Bored and A Visitor
October 29 was the annual Board of Visitors (BoV) dinner at
the Four Seasons downtown. As most of you know, the BoV is essentially a club
with honorific membership that putatively oversees and advises the leadership
of MD Anderson, but is, in reality, the boosters club. You gain access by
having a prominent position in the world or giving MD Anderson a lot of money,
or preferably, both.
BoV should never be confused with having an oversight function of the strategy,
performance, or productivity of MD Anderson or its leadership. Most of the BoV
know nothing about cancer or cancer research. In the main, they are business
people or patients. The true fiduciary oversight of MD Anderson rests with the
Board of Regents as it does for all UT components. The BoV has no more
authority than the American Vice President.
I have attended this dinner many times before, usually as a
Vice President, later as a spouse. Today, I was the latter. I was arm candy for
the Head of Pediatrics, but remember when it comes to candy it’s close to
Halloween and I may have been her trick rather than her treat.
But there was something really different this year and I
don’t think it was anyone in the room but me for I no longer shared any concerns
with most of the people there other than the Head of Pediatrics and was surely
an outsider as never before. I truly was bored and a visitor at the Board of
“Why?” I wondered.
Obviously I no longer work at Anderson and haven’t for over
a year. I haven’t had a meaningful role there since 2007, but still I had
attended the dinner in the recent past and did not feel as estranged as I did
As is usually the case for the selected faculty who get to
attend, there is business to conduct and BW (Beautiful Wife) had some, but it
was with a person who had really treated me quite badly over the years after
having professed to be my friend. Usually, I would walk over with her and be
pleasant. This time, I sent her on her own and had a beer in the corner alone.
It felt safer, but it was a Miller Lite which is not very good beer, and I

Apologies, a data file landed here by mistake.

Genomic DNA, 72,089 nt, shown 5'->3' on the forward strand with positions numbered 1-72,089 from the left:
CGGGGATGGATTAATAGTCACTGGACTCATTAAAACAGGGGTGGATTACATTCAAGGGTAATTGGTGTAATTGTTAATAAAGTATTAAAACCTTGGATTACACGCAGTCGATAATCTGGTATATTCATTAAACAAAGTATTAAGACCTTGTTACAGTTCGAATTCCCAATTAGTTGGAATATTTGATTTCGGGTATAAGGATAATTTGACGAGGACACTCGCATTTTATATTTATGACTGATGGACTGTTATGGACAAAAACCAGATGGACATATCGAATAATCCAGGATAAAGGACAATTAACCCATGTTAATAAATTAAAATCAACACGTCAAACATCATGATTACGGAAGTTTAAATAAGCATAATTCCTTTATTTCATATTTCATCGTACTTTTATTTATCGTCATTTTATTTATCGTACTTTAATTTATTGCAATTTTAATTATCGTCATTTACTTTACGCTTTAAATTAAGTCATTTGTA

couldn’t really drink it.
simply could not think of any place I would less want to be than this dinner
with the folks in the room. People I care about and who I served as a VP and
whose missions I believe in are suffering. Most were not present as they are not
prominent enough in the MD Anderson hierarchy to gain an invitation. In the
name of money and the glory of a very few, the well being of the many is ignored
or worse. The faculty is disenfranchised from the operations and direction of
the institution when in the past the faculty WAS the institution and the people
on the BoV knew that. This crowd seemed oblivious to the roiling turmoil into
which they stepped. When the out-going Chair of the BoV took the stage and referred
to Anderson as the number one place for cancer care, there was a split second
hiccup of silence for one thing the crowd was quite aware of was the
institution’s position as number 2 in the USNWR poll last time.
is not productive to lobby Congress once a year in a mad charge up Capitol Hill
as many medical and science societies do expecting results and getting none.
The NIH budget is flat and is unlikely to grow with the in-coming Congress of
2015 no matter what the AACR or ASCO membership does.
the BoV cannot really oversee or even understand anything with a once a year
invasion of the MD Anderson campus, a series of reports from its leadership and
a glittering dinner.
it was my business suit instead of the black tie I used to wear to BoV events.
Perhaps it was the Executive VP for Business Affairs giving the invocation
after having used the institution’s time and money to acquire a PhD in
management and a masters degree in Religion. Perhaps it was seeing so many
women without their prominent husbands this year. I am not sure what that was
and especially academic medicine is in a time of transition in the United
States and unlike the threatened Clinton cataclysm that wasn’t in 1994, this
time the tsunami of health care reform is upon us all. Even MD Anderson. If I
hear one more story from the faculty about the subjugation of academic
activities to the quest for more money through ever more Draconian demands for
grant dollars and ever more rapacious pursuit of clinical reimbursement
dollars, I am going to scream.
year when I went home to Anderson, I didn’t recognize the place even though I
had been there many times before. But it was not MD Anderson’s change that made
me feel this way. It was my own. I was done. I couldn’t fake the smile or the
good will. I couldn’t pretend that things were going to be all right. I had
walked into the room of a very sick patient and was out of ideas to make things
better. It was time for palliative care and I was the patient needing the
was no longer even a nice place to visit.
we’re not in MD Anderson any more.
asked the BW if I could skip the post-dinner remarks. I went to the bar
downstairs and had a beer, a real one, St. Arnold’s, and watched the World
Series until it was time to get the car and go home.